If low water pressure is making your showers drizzle or is slowing down the fill-up of your sink, it’s usually not just an annoyance. It’s often a sign that something is amiss in your plumbing system.
Dirty Screens Clogging Waterflow
You know those screens that cover the faucet and shower aerators? Over time, minerals in the water build up on the screen. Eventually there is so much deposit hat the water flow is slowed down.
The best way to eliminate and prevent screen build-up is by regular cleaning. By soaking the aerators — the tips of the faucets where water comes out — in distilled vinegar for a few hours, the deposits will usually dissolve.
Once the aerators are clean, you can grab an old toothbrush and scrub them every month or so to try to prevent future mineral clogs.
Debris in the Water
If you have older galvanized steel pipes, your low water pressure might be the result of gunk in the water. Metal pipes corrode over time with the metals building up and clogging aerators.
The corrosion also leads to the thinning of the pipe walls and can result in small holes and leaks.
If you’re experiencing any of these issues, you might want to consider replacing your old steel pipes with copper or plastic pipescopper or plastic pipes, which are durable and more flexible than their older steel counterparts.
Overall Low Pressure
If you find the water pressure is low throughout your house, you likely have a more universal plumbing issue on your hands. It might be the pressure reducing valve or the main shutoff valve. You’ll typically find the PRV valve on the home’s main shutoff valve. If the valve is broken or not working, you’ll likely need to replace it.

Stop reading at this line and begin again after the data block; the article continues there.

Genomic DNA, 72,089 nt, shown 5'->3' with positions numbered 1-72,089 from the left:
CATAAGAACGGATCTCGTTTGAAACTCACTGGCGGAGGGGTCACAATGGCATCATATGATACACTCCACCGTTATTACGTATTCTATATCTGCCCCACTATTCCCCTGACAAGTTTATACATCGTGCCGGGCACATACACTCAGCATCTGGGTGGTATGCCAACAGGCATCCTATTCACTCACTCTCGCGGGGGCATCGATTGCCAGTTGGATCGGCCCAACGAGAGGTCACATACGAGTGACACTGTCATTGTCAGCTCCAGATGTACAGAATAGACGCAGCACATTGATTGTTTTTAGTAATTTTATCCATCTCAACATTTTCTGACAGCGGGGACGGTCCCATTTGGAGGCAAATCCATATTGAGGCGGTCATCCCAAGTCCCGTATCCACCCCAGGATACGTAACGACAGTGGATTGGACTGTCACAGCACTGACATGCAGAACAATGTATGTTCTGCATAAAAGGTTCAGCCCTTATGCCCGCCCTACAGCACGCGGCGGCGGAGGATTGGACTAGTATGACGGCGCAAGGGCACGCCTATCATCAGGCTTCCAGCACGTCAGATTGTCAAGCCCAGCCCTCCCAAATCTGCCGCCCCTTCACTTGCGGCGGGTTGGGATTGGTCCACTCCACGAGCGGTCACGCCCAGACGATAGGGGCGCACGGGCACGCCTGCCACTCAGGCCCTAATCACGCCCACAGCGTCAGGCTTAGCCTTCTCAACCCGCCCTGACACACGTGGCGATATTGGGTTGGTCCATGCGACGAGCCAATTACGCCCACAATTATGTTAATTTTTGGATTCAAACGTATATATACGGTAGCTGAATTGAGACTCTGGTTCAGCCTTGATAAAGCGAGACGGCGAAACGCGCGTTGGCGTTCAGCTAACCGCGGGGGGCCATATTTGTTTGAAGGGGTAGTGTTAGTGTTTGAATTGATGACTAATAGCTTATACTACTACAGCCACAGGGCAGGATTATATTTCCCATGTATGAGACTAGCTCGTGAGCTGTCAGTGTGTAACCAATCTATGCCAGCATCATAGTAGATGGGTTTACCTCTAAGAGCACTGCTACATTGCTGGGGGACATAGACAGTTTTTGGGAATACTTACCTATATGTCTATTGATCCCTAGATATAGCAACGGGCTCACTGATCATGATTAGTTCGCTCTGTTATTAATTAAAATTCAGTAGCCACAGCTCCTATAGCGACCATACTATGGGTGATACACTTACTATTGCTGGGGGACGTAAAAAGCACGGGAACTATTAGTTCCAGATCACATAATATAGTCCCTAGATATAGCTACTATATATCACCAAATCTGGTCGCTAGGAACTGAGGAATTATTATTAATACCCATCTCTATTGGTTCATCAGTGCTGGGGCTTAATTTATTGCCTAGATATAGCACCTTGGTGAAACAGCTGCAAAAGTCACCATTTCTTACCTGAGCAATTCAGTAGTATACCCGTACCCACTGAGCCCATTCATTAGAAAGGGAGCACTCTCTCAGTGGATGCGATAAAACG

You can also check your main shutoff valve. Even if the valve has turned just slightly, it can decrease the water pressure.
If neither the PRV or the main shutoff valve appears to be the culprit, you could have a water leak somewhere in the house. Check the toilets first; they are the most common sources of water leaks in the house. You can also check your service meter, which should have a leak indicator that will turn if you do indeed have a leak.
If you still can’t find the source of the leak, contact a plumber or your local water company to help you find the cause and get it fixed.
For answers to your questions, contact the Pink Plumber today.
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